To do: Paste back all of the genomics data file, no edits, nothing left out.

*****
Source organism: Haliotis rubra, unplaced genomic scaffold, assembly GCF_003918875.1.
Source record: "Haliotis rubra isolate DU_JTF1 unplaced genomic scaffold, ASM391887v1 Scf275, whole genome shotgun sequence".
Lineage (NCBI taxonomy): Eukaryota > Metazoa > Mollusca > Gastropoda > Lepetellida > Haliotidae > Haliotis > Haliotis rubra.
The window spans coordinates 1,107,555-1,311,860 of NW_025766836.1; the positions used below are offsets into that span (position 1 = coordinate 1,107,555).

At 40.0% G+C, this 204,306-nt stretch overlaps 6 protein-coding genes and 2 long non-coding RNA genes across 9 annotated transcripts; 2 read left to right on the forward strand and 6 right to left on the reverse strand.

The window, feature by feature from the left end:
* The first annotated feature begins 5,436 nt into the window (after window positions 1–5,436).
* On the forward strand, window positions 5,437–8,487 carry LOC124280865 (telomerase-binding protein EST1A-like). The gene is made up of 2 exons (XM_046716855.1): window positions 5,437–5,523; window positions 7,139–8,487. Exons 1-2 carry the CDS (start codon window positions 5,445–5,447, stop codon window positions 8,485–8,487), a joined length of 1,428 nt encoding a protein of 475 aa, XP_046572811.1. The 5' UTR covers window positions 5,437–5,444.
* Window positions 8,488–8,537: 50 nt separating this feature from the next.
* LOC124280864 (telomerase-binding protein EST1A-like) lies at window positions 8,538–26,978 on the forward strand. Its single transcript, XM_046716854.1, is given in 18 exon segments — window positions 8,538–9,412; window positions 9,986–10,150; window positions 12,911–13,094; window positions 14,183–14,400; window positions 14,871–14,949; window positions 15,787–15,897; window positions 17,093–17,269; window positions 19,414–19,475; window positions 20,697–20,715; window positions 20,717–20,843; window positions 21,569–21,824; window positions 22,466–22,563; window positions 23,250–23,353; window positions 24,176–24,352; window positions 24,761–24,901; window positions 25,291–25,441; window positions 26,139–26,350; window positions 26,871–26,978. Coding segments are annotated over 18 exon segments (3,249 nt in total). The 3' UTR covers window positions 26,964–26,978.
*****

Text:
Source organism: Haliotis rubra, unplaced genomic scaffold, assembly GCF_003918875.1.
Source record: "Haliotis rubra isolate DU_JTF1 unplaced genomic scaffold, ASM391887v1 Scf275, whole genome shotgun sequence".
Lineage (NCBI taxonomy): Eukaryota > Metazoa > Mollusca > Gastropoda > Lepetellida > Haliotidae > Haliotis > Haliotis rubra.
The window spans coordinates 1,107,555-1,311,860 of NW_025766836.1; the positions used below are offsets into that span (position 1 = coordinate 1,107,555).

At 40.0% G+C, this 204,306-nt stretch overlaps 6 protein-coding genes and 2 long non-coding RNA genes across 9 annotated transcripts; 2 read left to right on the forward strand and 6 right to left on the reverse strand.

The window, feature by feature from the left end:
* The first annotated feature begins 5,436 nt into the window (after window positions 1–5,436).
* On the forward strand, window positions 5,437–8,487 carry LOC124280865 (telomerase-binding protein EST1A-like). The gene is made up of 2 exons (XM_046716855.1): window positions 5,437–5,523; window positions 7,139–8,487. Exons 1-2 carry the CDS (start codon window positions 5,445–5,447, stop codon window positions 8,485–8,487), a joined length of 1,428 nt encoding a protein of 475 aa, XP_046572811.1. The 5' UTR covers window positions 5,437–5,444.
* Window positions 8,488–8,537: 50 nt separating this feature from the next.
* LOC124280864 (telomerase-binding protein EST1A-like) lies at window positions 8,538–26,978 on the forward strand. Its single transcript, XM_046716854.1, is given in 18 exon segments — window positions 8,538–9,412; window positions 9,986–10,150; window positions 12,911–13,094; window positions 14,183–14,400; window positions 14,871–14,949; window positions 15,787–15,897; window positions 17,093–17,269; window positions 19,414–19,475; window positions 20,697–20,715; window positions 20,717–20,843; window positions 21,569–21,824; window positions 22,466–22,563; window positions 23,250–23,353; window positions 24,176–24,352; window positions 24,761–24,901; window positions 25,291–25,441; window positions 26,139–26,350; window positions 26,871–26,978. Coding segments are annotated over 18 exon segments (3,249 nt in total). The 3' UTR covers window positions 26,964–26,978.